Useful Notes: Thomas More
You almost were a boy, my little cherry pip. Queen Elizabeth I:
Yeah. Out you popped, out of your mummy's pumpkin and everybody shouted : "It's a boy, it's a boy!". And somebody said "but it hasn't got a winkle!". And then I said, "A boy without a winkle? God be praised, it is a miracle. A boy without a winkle!" And then Sir Thomas More pointed out that a boy without a winkle is a girl. And everyone was really disappointed. Lord Melchett:
Oh yes, well you see, he was a very perceptive man, Sir Thomas More.
The year is 1530. Henry VIII
and his good Queen Catherine are on the throne of England, with renowned scholar and lawyer Sir Thomas More
as Lord Chancellor (the highest political office a non-royal could attain, somewhat like British Prime Minister)
. All of Europe's devout Catholic monarchs envy the devoutly Catholic Henry for having a devoutly Catholic Lord Chancellor with whom he can co-write blistering tracts condemning Martin Luther. Whatever could come between such good friends?
The beautiful and fertile Anne Boleyn
, that's what.
More was a renowned writer and wit, whose Utopia
was widely read and imitated — and still is to this day. He became Speaker of the House of Commons in 1523. He was also the first layman to become Lord Chancellor, after the fall of Cardinal Wolsey
in 1529. Queen Catherine could not provide Henry with a male heir, and Henry saw this as a punishment from God for marrying her, as she had been his elder brother's widow
. He wanted The Pope
to annul the marriage for being invalid, but a previous Pope had already declared it valid (not to mention the fact that the troops of the Holy Roman Emperor
— Catherine's nephew — had looted Rome very recently, and he was the last guy the Pope wanted to offend). So, Henry decided to break away from Rome, declare himself Head of the Church in England, and annul the marriage himself. This went against Sir Thomas' most cherished beliefs: he thought it was impossible for a human institution (The king and Parliament) to usurp the authority of an office established by God himself (the Papacy). Sir Thomas chose to resign and live in poverty rather than have anything to do with the new changes.
Then came the Oath of Supremacy... an oath which everyone had to swear, recognising the King as Supreme Head of the Church. Thomas used every legalistic ploy to get out of swearing the oath while still obeying his conscience, but when it came to the crunch, Sir Thomas chose to follow his conscience rather than his King, even though it meant imprisonment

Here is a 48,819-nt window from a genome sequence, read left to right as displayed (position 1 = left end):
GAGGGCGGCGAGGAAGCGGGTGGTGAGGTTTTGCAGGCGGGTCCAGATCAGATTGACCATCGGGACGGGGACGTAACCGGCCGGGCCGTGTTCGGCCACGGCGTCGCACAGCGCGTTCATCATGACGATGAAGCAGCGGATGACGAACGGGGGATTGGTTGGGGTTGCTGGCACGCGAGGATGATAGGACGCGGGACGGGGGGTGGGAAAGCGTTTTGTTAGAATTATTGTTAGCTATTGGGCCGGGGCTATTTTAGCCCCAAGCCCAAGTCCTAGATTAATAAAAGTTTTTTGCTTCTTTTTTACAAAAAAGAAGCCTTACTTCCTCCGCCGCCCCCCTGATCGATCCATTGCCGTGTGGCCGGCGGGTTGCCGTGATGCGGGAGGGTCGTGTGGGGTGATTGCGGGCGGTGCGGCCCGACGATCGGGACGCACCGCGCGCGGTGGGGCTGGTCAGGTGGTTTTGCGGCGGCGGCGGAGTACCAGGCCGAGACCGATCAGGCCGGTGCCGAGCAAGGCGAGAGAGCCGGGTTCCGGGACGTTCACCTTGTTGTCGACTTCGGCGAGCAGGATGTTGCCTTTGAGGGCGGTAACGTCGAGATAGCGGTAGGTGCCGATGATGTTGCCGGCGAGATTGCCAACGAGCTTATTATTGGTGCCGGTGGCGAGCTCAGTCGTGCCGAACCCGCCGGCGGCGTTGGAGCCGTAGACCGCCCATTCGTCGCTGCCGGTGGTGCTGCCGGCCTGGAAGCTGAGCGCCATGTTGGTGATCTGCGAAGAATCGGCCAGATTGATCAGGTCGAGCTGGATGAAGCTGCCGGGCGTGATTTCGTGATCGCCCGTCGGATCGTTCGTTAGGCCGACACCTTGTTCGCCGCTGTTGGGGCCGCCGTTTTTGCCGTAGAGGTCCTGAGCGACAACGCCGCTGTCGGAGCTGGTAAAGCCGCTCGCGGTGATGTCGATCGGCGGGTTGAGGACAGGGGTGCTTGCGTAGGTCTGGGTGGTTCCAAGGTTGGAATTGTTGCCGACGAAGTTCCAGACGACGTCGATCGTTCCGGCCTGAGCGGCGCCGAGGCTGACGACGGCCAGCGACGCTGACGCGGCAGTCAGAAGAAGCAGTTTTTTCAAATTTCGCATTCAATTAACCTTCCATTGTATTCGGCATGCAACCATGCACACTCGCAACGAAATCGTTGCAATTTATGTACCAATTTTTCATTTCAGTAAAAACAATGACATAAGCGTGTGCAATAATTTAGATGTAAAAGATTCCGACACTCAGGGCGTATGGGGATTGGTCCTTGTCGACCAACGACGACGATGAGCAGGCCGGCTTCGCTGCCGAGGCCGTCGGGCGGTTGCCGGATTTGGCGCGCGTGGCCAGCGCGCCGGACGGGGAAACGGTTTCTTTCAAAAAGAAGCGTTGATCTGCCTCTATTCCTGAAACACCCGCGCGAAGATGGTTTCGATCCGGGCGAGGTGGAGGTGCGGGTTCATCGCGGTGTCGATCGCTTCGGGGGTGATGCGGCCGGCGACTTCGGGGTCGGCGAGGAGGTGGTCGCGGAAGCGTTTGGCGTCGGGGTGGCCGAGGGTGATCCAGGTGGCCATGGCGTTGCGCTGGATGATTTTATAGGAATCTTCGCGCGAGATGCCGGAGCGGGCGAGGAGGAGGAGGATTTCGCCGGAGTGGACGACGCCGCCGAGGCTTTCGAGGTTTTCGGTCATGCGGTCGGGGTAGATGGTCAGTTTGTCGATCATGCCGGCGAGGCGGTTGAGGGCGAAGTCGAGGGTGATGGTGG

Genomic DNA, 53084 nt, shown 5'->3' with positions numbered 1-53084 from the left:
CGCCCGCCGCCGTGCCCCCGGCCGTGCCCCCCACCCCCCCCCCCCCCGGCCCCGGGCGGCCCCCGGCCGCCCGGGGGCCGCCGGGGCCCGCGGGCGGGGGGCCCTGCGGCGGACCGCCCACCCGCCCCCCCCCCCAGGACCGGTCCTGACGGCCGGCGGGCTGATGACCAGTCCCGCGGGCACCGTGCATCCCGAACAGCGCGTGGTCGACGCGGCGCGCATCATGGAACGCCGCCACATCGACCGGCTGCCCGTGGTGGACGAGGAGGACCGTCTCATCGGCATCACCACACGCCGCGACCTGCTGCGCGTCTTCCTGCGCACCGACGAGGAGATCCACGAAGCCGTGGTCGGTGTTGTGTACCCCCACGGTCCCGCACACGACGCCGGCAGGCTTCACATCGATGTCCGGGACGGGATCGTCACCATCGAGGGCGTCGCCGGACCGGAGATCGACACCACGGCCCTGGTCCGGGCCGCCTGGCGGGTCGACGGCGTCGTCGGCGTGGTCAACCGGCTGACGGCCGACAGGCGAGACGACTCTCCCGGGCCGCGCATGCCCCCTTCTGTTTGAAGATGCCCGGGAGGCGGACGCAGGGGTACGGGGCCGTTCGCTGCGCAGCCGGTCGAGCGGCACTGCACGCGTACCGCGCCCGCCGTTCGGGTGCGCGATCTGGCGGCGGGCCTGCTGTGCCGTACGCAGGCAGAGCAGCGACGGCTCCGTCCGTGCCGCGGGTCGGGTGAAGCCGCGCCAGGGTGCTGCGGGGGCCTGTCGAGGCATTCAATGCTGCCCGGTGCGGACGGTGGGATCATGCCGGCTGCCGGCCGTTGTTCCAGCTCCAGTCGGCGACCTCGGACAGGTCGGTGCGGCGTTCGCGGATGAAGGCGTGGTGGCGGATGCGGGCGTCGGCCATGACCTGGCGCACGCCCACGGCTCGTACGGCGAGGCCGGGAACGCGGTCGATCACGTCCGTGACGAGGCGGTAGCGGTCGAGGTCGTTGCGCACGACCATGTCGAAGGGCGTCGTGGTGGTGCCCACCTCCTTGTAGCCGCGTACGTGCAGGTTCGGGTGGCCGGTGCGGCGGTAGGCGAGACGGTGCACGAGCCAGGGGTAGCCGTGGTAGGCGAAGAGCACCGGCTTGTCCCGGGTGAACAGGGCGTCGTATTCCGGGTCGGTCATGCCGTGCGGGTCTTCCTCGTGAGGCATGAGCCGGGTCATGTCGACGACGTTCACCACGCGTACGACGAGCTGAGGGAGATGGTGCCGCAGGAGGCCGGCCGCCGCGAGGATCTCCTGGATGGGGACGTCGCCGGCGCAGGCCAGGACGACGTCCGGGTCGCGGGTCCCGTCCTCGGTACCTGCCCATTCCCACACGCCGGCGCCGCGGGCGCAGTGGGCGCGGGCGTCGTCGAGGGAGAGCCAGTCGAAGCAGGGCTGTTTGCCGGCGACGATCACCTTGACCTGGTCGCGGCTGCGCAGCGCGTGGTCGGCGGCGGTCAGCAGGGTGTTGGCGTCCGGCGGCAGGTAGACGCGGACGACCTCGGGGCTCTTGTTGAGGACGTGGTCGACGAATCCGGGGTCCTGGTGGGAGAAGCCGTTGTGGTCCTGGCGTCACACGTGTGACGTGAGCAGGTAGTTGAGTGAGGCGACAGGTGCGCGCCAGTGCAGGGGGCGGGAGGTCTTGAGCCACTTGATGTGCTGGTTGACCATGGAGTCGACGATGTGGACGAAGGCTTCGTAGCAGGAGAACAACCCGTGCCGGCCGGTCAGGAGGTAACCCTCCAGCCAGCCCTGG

The story of Sir Thomas More and his struggle with King Henry still has a lasting appeal
, even for writers and audiences who have no particular interest in religion; Robert Bolt, who wrote the play A Man for All Seasons
, was a non-Catholic and a Communist. This is because it is a story where a writer can explore issues such as political idealism
, the conflict between the individual and the state
, the primacy of conscience
, and moral victory in death
Not to mention that Sir Thomas wrote one of the most Troperiffic
books of his century, Utopia
He is generally (though not universally) seen as an upright politician in a country facing huge upheaval
, with some very modern ideas regarding women's equality and education
, and a talented satirist and philosopher. He was canonized by the Vatican in 1935, and declared patron saint of lawyers and politicians.
His works include:
Works associated with Sir Thomas More include:
- A Man for All Seasons, a play by Robert Bolt (adapted into an Oscar-winning movie starring Paul Scofield) about his family life and conflict with the King. Played by Charlton Heston in the 1988 made-for-TV remake.
- He is a character (nearly always referred to as Lord Chancellor) in Shakespeare's Henry VIII.
- He is the central character of Sir Thomas More, a mammoth Elizabethan play written by no less than six collaborators, one of whom might have been Shakespeare. One of the speeches of More attributed to Shakespeare, where he address racist rioters, is the play's most memorable moment.
"Grant them removed, and grant that this your noise
Hath chid down all the majesty of England.
Imagine that you see the wretched strangers,
Their babies at their backs and their poor luggage,
Plodding to the ports and coasts for transportation,
And that you sit as kings in your desires,
Authority quite silent by your brawl,
And you in ruff of your opinions clothed;
What had you got? Iíll tell you: you had taught
How insolence and strong hand should prevail."
- Gulliver's Travels owes a lot to Utopia, and there is a Shout-Out to More on the Island of Glubdubbdrib (Book 3, chap. 7)
- Played by Jeremy Northam in The Tudors.
- Anne Of The Thousand Days.
- The Six Wives of Henry VIII
- In The Simpsons episode "Margical History Tour", which shows the characters in the place of famous historical figures, Ned Flanders appears as Sir Thomas.
- Referenced in Blackadder II and Blackadder the Third: